But what do we do? First we educate ourselves and we teach our children diversity and tolerance. Our children can change the world. I never know who my kids will bring home for friends. I do not care if they are Black or White or Latino or any race. I want kind people in my home, funny people, sweet people. So far my kids have delivered. From my daughter’s first Black friend, Henry, when she was in 3rd grade to her current gaggle of friends. We purposefully moved to an area of town that had diversity. I do wish in our little neighborhood that there was more diversity but we had to buy where we felt at home. Our street has old and young, Japanese families, and some Korean. The neighboring apartments have a lovely Iranian family as well as other cultures. I am happy that the “vanilla” town I used to live in is long gone and that my kids have friends of all races.
If you want to change things in this country you have to be willing to put yourself out there. You have to join community groups that are diverse. We joined Troop 209 in Palatine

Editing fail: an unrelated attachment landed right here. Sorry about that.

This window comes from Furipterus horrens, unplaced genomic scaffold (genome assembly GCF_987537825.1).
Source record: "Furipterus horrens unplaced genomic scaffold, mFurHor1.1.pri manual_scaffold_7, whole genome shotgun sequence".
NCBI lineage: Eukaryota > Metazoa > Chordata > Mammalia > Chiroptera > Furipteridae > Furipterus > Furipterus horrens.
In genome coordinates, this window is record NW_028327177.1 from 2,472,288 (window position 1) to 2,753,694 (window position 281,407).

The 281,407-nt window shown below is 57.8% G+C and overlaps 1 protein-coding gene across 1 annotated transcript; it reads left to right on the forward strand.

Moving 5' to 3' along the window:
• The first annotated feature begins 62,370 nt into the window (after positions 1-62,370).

and it’s a great Boy Scout Troop. There are varied religions and varied races and varied ethnic backgrounds. It’s an awesome tribute to the area we live in and provides a real sense of what makes the world beautiful- differences.
I do not know what I can do but what I do is continue to try and learn so when we were offered to go to a local Mosque to visit we went. Cole and Meghan joined me at the visit and we learned the local customs and learned about Islam and it was very educational and opened up my eyes to a religion I truly knew nothing about. There is nothing to fear about Islam. It’s like any religion- there are beliefs and traditions and like any religion there are religious extremists that give the religion a bad name. I was happy to learn more and what I learned was that it’s okay to ask questions.